DNA testing has advanced considerably over the past few decades. As such, you may think establishing paternity for your child should be a straightforward matter. After all, a quick swipe of the inside of a person’s cheek or other noninvasive methods usually provides enough genetic material to either confirm or dispel paternity. Unfortunately, though, paternity law in the Keystone State often presents some sticky issues.

A person may want to request a DNA test for a variety of reasons. Commonly, though, there is some question about fatherhood. If you need to confirm the identity of your child’s father, you should understand the limitations.

Voluntary testing 

Fathers can volunteer to submit a sample for DNA testing, making confirming fatherhood an easy process. Still, some individuals may be reluctant to agree to a genetic test. For example, if someone does not want to pay you child support, he may resist paternity testing.

Previous acknowledgment 

Pennsylvania has an interest both in quickly naming fathers and ensuring children have the financial resources they need to thrive. If an individual has previously acknowledged that he is the father of your child, he may not be able to request a subsequent DNA test. This is true even if genetic testing is likely to show that he is not your child’s dad. Often, men acknowledge paternity by signing a child’s birth certificate.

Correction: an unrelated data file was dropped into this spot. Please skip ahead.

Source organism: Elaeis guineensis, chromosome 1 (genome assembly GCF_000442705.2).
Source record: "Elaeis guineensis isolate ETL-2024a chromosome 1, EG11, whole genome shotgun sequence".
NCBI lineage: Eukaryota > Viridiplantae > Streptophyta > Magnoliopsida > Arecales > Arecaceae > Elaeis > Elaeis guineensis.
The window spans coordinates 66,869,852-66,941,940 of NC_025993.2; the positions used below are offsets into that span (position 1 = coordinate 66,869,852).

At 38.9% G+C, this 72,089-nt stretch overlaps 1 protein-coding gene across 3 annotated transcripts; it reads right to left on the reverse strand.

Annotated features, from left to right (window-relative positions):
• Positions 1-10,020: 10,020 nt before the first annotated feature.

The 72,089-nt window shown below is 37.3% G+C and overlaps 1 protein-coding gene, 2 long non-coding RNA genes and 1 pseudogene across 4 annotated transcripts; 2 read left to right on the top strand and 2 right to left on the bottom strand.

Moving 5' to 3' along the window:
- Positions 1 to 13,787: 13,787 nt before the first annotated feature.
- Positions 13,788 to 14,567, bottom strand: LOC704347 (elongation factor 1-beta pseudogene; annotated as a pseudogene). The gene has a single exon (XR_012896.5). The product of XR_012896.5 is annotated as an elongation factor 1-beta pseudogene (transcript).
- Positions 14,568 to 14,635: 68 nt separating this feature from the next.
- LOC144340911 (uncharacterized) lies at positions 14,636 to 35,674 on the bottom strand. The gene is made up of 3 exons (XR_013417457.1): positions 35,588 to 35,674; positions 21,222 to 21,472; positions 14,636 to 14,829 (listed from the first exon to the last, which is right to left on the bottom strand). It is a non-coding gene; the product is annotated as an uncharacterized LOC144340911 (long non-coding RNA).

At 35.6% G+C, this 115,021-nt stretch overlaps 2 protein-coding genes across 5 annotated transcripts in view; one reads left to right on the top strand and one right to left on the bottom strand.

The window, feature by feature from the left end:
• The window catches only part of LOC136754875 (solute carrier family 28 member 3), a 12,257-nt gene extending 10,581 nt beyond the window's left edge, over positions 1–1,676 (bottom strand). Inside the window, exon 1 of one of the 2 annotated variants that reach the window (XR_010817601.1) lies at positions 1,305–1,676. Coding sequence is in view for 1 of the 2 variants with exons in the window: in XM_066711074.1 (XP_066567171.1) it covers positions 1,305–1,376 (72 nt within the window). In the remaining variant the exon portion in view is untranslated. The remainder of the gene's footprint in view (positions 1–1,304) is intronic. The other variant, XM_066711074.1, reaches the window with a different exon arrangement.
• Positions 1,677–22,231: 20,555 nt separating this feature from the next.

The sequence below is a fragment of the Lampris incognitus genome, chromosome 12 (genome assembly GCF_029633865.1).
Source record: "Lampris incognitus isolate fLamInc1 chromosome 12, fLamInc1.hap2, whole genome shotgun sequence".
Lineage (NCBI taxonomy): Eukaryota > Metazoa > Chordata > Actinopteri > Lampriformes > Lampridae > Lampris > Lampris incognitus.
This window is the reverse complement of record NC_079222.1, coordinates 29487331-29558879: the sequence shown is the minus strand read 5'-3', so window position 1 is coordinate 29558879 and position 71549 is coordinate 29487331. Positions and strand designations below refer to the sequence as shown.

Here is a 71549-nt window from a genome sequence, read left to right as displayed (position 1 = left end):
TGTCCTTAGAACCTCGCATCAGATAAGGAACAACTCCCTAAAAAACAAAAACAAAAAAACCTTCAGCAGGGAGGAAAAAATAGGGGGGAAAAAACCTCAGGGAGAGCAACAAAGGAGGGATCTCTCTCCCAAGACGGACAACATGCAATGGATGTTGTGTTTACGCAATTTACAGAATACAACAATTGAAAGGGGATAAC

Precedent 

As a mother, you may also establish a fatherhood precedent in your family. If as a mom you present someone as being the father of your child, you may be unable to obtain DNA testing for a third party who may actually be the dad.

Clearly, there are issues with DNA testing that parents may have to overcome. If you are thinking about filing a Petition to Establish Paternity, you must know how these issues may affect both your case and your family. Be sure you understand the intricacies of paternity law in Pennsylvania to know your options.